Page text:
Monkeys have shown they are almost as good as college students when it comes to simple arithmetic, according to a study demonstrating that a monkey's ability to perform mental addition can rival that of people.
The test was carried out on two female rhesus macaques, called Boxer and Feinstein, who were pitched against 14 American college students with an average age of 23. Both groups carried out the same tasks of mental addition and the results almost ended in an embarrassing draw.
The test consisted of choosing the correct sum of dots shown on two consecutive computer screens. A third screen showed two boxes, one with the correct number of dots formed from adding the two previous computer screens, and another box alongside it with an incorrect number of dots.
Scientists asked the college students to choose the box with the right number of dots without counting them individually, but just using an overall visual estimate. The monkeys, meanwhile, were given a reward if they chose the box with the correct sum.
In hundreds of trials involving more than 40 different addition problems, the college students were correct 94 per cent of the time, while the two macaque monkeys scored a respectable 76 per cent. But response times for monkeys and students choosing their answers were not that different 1,099 milliseconds for the monkeys, compared with 940 milliseconds for the students.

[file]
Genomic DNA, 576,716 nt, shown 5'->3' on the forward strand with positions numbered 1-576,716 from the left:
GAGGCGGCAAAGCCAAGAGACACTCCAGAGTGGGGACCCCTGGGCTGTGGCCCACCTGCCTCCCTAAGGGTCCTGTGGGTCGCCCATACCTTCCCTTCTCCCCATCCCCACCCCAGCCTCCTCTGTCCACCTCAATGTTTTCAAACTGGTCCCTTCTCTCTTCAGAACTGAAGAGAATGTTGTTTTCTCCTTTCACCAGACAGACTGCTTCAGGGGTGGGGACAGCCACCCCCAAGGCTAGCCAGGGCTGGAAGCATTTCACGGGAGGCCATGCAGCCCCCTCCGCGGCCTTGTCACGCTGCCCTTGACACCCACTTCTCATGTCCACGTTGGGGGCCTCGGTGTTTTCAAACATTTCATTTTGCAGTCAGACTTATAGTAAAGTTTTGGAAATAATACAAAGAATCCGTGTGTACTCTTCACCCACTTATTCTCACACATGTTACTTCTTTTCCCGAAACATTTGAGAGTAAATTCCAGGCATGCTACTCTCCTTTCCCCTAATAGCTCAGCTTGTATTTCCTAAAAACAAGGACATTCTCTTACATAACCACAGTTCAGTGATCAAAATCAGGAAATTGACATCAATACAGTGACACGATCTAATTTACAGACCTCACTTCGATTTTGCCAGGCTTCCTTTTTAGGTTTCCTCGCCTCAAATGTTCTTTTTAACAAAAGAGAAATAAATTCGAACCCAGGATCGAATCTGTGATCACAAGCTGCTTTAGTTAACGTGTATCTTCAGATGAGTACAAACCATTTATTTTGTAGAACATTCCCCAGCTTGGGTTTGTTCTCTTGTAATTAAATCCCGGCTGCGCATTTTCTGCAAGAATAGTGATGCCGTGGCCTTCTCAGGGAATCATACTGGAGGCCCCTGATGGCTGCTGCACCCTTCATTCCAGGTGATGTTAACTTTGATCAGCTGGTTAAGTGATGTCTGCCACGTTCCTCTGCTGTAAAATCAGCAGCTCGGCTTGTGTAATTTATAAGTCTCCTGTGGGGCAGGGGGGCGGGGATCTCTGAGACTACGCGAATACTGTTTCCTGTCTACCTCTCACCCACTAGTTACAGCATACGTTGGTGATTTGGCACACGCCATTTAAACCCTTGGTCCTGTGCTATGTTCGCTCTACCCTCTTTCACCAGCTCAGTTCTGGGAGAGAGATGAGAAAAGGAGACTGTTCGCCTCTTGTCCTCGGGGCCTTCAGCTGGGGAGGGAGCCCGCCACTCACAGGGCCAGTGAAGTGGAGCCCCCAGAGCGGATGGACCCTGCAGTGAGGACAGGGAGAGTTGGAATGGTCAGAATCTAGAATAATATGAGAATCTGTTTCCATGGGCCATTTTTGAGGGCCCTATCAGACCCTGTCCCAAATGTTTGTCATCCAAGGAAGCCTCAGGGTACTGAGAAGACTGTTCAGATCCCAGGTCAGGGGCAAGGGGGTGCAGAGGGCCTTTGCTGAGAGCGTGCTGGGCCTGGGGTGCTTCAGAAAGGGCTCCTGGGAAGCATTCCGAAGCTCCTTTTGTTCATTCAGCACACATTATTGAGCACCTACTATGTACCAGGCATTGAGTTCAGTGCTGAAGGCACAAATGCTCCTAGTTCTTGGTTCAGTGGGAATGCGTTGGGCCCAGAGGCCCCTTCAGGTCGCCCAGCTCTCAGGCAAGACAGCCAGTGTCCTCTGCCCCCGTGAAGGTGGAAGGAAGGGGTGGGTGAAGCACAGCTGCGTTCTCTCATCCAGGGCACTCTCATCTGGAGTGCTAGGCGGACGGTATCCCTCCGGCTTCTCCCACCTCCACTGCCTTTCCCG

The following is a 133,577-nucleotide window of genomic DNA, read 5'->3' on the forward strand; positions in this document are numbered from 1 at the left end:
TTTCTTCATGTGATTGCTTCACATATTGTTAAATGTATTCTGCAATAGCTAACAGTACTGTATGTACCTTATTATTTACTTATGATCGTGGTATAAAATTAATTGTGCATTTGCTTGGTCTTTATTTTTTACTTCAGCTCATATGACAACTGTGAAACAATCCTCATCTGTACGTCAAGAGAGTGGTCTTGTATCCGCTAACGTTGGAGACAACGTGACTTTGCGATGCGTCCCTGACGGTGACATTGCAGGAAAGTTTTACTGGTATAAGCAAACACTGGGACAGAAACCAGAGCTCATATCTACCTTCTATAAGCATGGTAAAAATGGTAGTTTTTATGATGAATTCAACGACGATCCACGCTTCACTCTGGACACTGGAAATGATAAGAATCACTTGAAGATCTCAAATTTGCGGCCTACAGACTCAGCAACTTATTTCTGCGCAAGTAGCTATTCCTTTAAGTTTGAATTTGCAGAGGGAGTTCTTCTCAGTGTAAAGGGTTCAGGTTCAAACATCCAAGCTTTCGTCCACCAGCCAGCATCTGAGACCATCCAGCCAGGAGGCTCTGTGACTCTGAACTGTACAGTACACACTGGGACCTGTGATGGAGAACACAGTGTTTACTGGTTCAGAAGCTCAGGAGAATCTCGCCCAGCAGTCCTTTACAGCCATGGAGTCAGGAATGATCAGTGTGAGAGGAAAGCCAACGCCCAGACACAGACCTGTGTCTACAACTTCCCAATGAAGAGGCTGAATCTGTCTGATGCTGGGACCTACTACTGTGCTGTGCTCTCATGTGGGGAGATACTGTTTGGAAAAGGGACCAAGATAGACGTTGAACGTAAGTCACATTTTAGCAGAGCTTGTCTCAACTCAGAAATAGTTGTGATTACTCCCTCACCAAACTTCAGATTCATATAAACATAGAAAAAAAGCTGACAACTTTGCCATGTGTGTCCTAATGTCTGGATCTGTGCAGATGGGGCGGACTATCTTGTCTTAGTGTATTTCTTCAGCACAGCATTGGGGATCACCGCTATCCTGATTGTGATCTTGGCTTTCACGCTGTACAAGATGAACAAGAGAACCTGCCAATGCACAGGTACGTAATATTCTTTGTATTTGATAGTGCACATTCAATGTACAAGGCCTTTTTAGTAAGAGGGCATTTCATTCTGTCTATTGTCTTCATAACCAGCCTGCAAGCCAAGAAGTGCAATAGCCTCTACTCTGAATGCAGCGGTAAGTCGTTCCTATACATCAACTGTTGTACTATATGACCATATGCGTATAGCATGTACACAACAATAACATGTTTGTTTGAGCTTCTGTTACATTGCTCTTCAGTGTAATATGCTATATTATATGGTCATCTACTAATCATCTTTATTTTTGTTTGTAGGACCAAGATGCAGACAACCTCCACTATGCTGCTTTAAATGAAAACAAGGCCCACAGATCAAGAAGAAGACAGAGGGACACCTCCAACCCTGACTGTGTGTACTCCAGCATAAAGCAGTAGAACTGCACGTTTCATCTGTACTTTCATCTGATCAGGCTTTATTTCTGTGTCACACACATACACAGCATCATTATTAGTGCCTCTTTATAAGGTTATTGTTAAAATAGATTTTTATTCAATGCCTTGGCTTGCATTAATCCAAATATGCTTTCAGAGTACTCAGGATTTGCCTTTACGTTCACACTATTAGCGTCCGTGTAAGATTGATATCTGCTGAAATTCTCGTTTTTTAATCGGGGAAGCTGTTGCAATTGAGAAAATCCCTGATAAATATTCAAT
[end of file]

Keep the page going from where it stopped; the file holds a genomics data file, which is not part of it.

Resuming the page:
Intriguingly, both the students and the monkeys in the study, which is published in the journal Science, took longer to come to a decision when the two boxes were close to one another in the number of dots, indicating a common approach to solving the problem, said Jessica Cantlon, a graduate student at Duke University Medical Centre in North Carolina. "We know that animals can recognise quantities, but there is less evidence for their ability to carry out explicit mathematical tasks, such as addition. Our study shows that they can," Ms Cantlon said.
Of the confusion caused by similarly numerical boxes, she added: "If the correct sum was 11 and the box with the incorrect number held 12 dots, both monkeys and the college students took longer to answer and had more errors. We call this the ratio effect. What's remarkable is that both species suffered from the ratio effect at virtually the same rates."
This may indicate a common method of performing the task, and a shared evolutionary origin when both monkeys and humans had a common ancestor several million years ago.
Professor Elizabeth Brannon, of Duke University, said that human language makes a huge difference to the way we perform calculations because we can represent numbers as symbols that can be manipulated arithmetically.
"Much of adult humans' mathematical capacity lies in their ability to represent numerical concepts using symbolic language. A monkey can't tell the difference between 2,000 and 2,001 objects, for instance," Professor Brannon said.
"However, our work has shown that both humans and monkeys can mentally manipulate representations of numbers to generate approximate sums of individual objects."Reuse content